4. When posing groups always tell them "if you can't see the camera, the camera can't see you".

5. A friend of mine gave me a great tip. He said he loads a few photos on his iPod (or whatever) of other wedding photographers he really likes and references those photos while shooting for inspiration and ideas.

6. Use a tripod. Great for making/directing complex compositions. You worry about getting people in the right places and you don't have to worry about the camera position moving. And, it forces you to slow down and really think about your compositions.

7. Finally, there is always time to try something a bit out of your norm, so do it. You never know what you may come up with.

My favourite shot from the wedding.


More of the wedding shots can be seen here.


Sunday, August 16, 2009

Do you wanna go faster??

A couple of weekends ago I had to shoot a wedding. I did not start out as the photographer but became him when the other fellow failed to show. I'll have a post on that soon. Anyhow, long story short I had to get a bunch of shots on to my laptop in a hurry to make room and after shooting the wedding I needed to pull the shots to make some quick prints. I was not prepared to do this much work so I didn't have my Canon battery charger. Fortunately I had the battery grip and two freshly charged batteries so the camera did everything with a wee bit of juice to spare.

I got to thinking though that a fast card reader may be a good idea. Not only to save time and battery life but in critical situations where you need to fee up some memory cards it could be a lifesaver. Enter the Hoodman RAW-FW8.

Hoodman RAW-FW8

I picked one up this past weekend - $100 from The Camera Store. This little baby copied 386 files (2.98GB) from a 4GB Lexar 233x CF card in 1 minute and 36 seconds. By contrast my Canon 40D copied the same batch in 9 minutes and 17 seconds. WOW! Slower CF cards take longer to copy but at least you're not tying up your camera or depleting its battery.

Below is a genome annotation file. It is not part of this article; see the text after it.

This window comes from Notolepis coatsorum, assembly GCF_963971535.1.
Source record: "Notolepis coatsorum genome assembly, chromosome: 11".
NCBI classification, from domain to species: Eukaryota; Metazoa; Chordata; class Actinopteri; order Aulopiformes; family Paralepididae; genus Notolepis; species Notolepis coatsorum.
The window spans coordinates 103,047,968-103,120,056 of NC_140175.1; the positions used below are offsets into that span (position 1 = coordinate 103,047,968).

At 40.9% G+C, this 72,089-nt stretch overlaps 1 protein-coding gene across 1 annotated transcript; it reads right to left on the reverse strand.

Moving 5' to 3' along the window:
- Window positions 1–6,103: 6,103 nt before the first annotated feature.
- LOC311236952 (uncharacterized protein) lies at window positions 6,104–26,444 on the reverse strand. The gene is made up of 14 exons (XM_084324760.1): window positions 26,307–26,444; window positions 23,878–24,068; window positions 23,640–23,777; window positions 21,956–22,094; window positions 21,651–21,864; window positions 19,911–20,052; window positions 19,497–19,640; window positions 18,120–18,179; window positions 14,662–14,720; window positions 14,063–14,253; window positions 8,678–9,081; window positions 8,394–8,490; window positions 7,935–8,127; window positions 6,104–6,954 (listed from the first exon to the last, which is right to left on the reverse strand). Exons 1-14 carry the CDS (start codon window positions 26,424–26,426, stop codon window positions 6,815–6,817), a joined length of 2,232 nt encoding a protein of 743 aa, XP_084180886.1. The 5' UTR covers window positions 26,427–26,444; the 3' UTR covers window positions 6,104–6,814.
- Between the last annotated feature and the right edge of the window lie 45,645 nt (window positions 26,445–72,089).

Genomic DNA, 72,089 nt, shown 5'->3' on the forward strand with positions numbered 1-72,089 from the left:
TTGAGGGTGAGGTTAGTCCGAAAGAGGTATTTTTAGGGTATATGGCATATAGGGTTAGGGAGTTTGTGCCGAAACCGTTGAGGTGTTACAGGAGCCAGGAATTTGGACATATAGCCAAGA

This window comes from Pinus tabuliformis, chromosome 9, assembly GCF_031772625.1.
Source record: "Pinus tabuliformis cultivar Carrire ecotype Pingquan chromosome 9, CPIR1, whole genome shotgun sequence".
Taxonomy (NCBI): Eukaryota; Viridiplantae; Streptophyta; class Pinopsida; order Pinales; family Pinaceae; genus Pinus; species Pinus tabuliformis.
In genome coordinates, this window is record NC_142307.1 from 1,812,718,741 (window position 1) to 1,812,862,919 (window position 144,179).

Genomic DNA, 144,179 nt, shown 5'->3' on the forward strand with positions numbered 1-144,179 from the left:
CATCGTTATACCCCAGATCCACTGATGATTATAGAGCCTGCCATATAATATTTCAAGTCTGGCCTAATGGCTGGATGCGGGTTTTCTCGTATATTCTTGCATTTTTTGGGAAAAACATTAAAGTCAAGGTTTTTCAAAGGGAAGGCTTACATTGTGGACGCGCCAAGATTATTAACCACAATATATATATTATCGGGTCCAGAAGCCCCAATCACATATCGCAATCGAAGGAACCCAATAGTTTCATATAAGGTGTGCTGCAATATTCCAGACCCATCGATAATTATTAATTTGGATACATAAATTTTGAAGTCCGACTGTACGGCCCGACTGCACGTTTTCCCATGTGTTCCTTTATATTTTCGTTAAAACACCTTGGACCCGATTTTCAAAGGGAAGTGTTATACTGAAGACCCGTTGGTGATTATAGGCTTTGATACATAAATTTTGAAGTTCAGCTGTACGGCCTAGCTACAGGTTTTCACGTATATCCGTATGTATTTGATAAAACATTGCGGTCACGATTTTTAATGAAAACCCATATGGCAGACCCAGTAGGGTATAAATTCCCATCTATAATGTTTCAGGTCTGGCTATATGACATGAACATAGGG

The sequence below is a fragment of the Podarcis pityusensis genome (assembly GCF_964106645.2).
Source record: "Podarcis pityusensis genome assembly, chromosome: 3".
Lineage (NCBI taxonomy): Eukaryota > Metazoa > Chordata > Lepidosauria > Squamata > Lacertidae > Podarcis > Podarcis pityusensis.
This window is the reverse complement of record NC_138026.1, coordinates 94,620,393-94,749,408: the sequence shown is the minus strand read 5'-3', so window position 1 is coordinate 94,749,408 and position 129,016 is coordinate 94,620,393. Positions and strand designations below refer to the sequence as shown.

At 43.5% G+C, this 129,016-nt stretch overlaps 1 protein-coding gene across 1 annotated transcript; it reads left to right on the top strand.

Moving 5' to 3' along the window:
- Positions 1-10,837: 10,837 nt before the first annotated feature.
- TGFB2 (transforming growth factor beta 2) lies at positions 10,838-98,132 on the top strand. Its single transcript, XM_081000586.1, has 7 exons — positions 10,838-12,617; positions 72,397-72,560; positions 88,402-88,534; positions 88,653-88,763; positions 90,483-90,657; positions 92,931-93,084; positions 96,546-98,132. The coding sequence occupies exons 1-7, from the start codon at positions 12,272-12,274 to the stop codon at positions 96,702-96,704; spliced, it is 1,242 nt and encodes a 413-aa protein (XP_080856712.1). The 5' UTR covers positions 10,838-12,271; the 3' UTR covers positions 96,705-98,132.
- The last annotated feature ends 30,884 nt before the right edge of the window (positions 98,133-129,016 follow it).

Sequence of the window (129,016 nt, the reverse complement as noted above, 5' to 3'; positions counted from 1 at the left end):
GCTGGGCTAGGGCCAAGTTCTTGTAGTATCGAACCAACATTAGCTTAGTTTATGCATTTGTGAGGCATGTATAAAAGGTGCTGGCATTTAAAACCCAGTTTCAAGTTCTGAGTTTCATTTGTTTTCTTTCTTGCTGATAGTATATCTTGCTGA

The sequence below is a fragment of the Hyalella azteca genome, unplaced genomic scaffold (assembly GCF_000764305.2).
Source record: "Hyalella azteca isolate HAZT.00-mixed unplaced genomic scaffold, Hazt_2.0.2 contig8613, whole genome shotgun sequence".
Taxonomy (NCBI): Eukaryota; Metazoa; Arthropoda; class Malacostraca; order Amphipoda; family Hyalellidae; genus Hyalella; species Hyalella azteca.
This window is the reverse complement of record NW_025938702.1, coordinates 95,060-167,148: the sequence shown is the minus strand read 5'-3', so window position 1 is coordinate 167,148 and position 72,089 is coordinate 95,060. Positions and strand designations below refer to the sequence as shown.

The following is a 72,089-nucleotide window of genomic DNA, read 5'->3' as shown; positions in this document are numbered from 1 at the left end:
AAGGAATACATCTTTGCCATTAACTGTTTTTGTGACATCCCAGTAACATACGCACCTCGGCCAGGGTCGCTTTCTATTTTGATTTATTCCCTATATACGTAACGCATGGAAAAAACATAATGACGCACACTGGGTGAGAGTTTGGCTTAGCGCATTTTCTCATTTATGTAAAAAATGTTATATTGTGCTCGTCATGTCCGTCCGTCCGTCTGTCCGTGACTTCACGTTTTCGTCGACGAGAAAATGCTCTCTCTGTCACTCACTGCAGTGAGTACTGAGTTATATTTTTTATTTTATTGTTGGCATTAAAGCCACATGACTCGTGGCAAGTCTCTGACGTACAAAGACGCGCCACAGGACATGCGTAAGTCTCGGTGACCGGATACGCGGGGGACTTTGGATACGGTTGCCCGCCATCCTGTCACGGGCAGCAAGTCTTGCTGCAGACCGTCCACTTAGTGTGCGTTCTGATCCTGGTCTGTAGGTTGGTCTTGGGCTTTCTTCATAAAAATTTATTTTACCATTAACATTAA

This gadget will be accompanying me on future shoots.

Saturday, August 15, 2009

I LOVE my Mac(s)!

Yup. I said it. I love 'em!

Without turing this in to a PC versus Mac bash-fest, I just want to say I have used and supported PCs for nearly 25 years, both personally and professionally. I have experienced it all first hand.

My home computer was a Dell PC running Windows XP until July 2008 when Mac came in to my life. I was really burnt out with the Windows "experience" and my PC was lacking the power to handle my photographic needs so it was the perfect time to make a switch.

The transition to Mac was quick and painless and I can honestly say that using the Mac has rekindled my passion for personal computing. Seriously awesome!


Once you go Mac, you'll never go back. :-)

Friday, August 14, 2009

I like old stuff.

I like old stuff. Old buildings, cars, machines - whatever. If it's been around for a few decades and shows some good wear and tear then I'm all over it!

On our recent camping trip in to BC, Canada I digressed from my usual tactic of keeping the gas pedal depressed until reaching the destination and actually took some time to "smell the roses". It made for some interesting shots.


The two photos above were from a coffee shop in Nakusp, B.C. The lighting was some sick combination of tungsten, daylight and fluorescent - fluorescent being the dominant light. White balance on fluorescent seemed to give the best results but not perfect. I should have hauled out the grey/white card but I forgot I had it.

These next few shots were from Silverton, B.C. The first from a coffee shop called the "Cup and Saucer", I believe. They had wireless Internet - score!


The door shot was taken right beside the coffee shop - my favourite. It was an overcast day so the giant softbox was provided by nature.


Old stuff. I love it!

Thursday, August 13, 2009

And so it begins...

I told myself that when I finally purchased a new camera I would take the time and make the effort to learn how to use it properly. Well, I have been happy snapping away with a D SLR for just over a year now, I have read many books, watched tutorials/DVDs, taken courses and shot nearly 40,000 pictures to date.

During that time I have learned an incredible amount about making good pictures by taking a ton of bad ones! But most important I have had a great time snapping all those photographs and it has been an amazing learning experience.

Recently I wanted to have some sort of mechanism to share my experiences and document my successes and failures in an effort to grow my skills. I figured a weblog was the best conduit for my needs.

And so it begins...


PS Why the ridiculous name? - "Four Chickens and a Camera". It's simply because every other catchy, cool name I could think of was taken so I went with a nonsensical one instead. :-)